Film producer Scott Budnick, who took a break from the industry to focus on criminal justice reform, sat down with CBS News for an interview on leaving Hollywood, the spread of coronavirus behind bars and what can be done to help people after their time in prison.
Budnick, best known for producing films like "The Hangover" and "Old School," founded the nonprofit the Anti-Recidivism Coalition in 2013, which helps provide opportunities for people who spent time in prison. Five years later, he launched One Community, which co-finances media projects focused on social impact campaigns. Its first project, "," was released earlier this year.
Budnick said he took an interest in criminal justice after volunteering inside a juvenile hall in 2004. "I said to those kids that [first] day, 'if you're willing to transform your lives, I'm by your side the whole time.' And I just jumped in full-fledged," he added.
Budnik said ARC has helped 1,600 formerly incarcerated men and women. He said the recidivism rate for members of his organization is under 10%. The national average hovers closer to 68%, according to a study by the Bureau of Justice Statistics.
"When I left the film business and started a nonprofit and took a huge pay cut, it was the best five years of my life," he said. "Because I have people on the couch sitting in the waiting room of ARC every day who are just so passionate to change their lives."
Budnick said in the 15 years he's volunteered inside prisons, he's consistently seen illness, like the flu, "spread like wildfire," and said more needs to be done to mobilize early releases during the coronavirus pandemic.
"I believe in redemption and the power of transformation for a lot of people that have done some serious things," Budnick said. "I don't think this should be a death sentence for anybody. We need to do smart things to reduce the prison population in a way that doesn't compromise public safety."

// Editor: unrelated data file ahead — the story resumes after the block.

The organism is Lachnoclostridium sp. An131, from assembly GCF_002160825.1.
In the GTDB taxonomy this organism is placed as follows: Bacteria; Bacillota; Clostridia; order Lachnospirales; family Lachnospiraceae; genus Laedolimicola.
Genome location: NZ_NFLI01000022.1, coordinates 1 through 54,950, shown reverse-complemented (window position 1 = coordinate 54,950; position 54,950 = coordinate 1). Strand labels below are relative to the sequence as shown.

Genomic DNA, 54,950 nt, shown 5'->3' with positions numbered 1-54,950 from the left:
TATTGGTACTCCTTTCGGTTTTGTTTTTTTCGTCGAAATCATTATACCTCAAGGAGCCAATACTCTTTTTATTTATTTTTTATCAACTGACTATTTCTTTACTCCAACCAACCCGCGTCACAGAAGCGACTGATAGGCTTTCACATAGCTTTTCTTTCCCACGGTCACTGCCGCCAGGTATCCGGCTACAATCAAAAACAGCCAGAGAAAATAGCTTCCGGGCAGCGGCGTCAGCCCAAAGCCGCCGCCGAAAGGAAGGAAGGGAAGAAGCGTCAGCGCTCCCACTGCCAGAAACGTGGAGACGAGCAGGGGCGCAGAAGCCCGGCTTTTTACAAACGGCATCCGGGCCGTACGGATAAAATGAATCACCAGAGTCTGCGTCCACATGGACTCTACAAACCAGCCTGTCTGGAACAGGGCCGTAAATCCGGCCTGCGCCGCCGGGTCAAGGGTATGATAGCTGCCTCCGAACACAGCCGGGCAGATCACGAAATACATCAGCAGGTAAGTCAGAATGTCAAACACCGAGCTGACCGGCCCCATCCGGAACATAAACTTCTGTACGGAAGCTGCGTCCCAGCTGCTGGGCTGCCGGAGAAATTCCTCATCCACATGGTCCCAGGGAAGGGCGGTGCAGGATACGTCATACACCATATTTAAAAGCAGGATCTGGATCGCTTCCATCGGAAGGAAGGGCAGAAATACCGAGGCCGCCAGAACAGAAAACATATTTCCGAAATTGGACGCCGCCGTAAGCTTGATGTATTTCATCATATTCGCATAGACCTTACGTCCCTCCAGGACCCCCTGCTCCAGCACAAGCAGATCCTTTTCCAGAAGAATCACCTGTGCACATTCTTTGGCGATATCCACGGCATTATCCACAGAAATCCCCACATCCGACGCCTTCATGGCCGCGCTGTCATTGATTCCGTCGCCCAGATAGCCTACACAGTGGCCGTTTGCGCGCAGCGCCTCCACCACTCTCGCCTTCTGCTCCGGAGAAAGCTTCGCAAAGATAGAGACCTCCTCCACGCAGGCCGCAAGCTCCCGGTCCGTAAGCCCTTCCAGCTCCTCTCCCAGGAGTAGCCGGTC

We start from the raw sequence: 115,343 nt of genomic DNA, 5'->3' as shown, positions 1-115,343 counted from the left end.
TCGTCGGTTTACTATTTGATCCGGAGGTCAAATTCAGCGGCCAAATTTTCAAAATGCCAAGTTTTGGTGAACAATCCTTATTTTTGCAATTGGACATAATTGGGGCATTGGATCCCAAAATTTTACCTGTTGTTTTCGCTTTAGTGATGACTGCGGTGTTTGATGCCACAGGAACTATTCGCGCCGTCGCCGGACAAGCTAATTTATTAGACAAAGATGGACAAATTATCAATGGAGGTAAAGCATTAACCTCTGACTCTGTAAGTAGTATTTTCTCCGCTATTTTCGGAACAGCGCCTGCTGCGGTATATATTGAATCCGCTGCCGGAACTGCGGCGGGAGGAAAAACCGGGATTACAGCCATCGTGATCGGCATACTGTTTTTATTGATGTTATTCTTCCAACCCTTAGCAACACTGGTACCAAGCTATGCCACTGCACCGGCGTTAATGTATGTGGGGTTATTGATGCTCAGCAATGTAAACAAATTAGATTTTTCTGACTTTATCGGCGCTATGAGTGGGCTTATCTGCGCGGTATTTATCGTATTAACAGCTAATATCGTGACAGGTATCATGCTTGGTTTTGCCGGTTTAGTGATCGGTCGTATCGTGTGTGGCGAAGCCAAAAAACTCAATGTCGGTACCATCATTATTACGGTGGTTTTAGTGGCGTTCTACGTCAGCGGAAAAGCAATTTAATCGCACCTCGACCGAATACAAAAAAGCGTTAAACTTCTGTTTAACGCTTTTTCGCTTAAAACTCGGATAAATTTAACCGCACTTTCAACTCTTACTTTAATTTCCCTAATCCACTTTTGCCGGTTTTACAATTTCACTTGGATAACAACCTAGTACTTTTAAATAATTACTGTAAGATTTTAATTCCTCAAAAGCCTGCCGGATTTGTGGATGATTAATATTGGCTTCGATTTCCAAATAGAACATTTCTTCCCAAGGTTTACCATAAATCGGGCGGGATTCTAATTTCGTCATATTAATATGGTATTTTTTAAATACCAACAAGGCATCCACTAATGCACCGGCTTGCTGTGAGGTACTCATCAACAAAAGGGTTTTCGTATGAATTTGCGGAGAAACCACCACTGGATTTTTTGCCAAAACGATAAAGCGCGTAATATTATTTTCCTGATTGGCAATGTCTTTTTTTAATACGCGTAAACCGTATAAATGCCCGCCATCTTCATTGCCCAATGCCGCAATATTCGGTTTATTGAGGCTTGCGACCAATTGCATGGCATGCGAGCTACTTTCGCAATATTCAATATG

Budnick said he frequently receives calls from inmates he has known for years through volunteering. "They are terrified not just for themselves, but really for their families, for their friends and for their communities," he said.
To address concerns of people inside, Budnick is creating a series of video content to distribute to corrections facilities. His first collaboration aired inside California prisons earlier this month. The rapper Common held a Zoom meeting with former inmates focused on mental health and safety during the pandemic.
"We were able to take that conversation and send it to the California Department of Corrections," Budnick said of the initiative. "They put it on every TV and in every cell so we could give those in prison the same type of hope, optimism and inspiration. As soon as we did that, about a dozen other states reached out to show it in their prisons to bring the same amount of hope and optimism."
Budnick has shown "Just Mercy" to governors across the country in hopes of inspiring dialogue around criminal justice reform. "I really realized that when I told stories, or people heard stories, about human beings that really beat the odds and changed their lives, their perspectives changed," Budnick added. "I realized that in the film and television business, we have an enormous platform to do a lot of harm in terms of the stories that we tell or do a lot of good."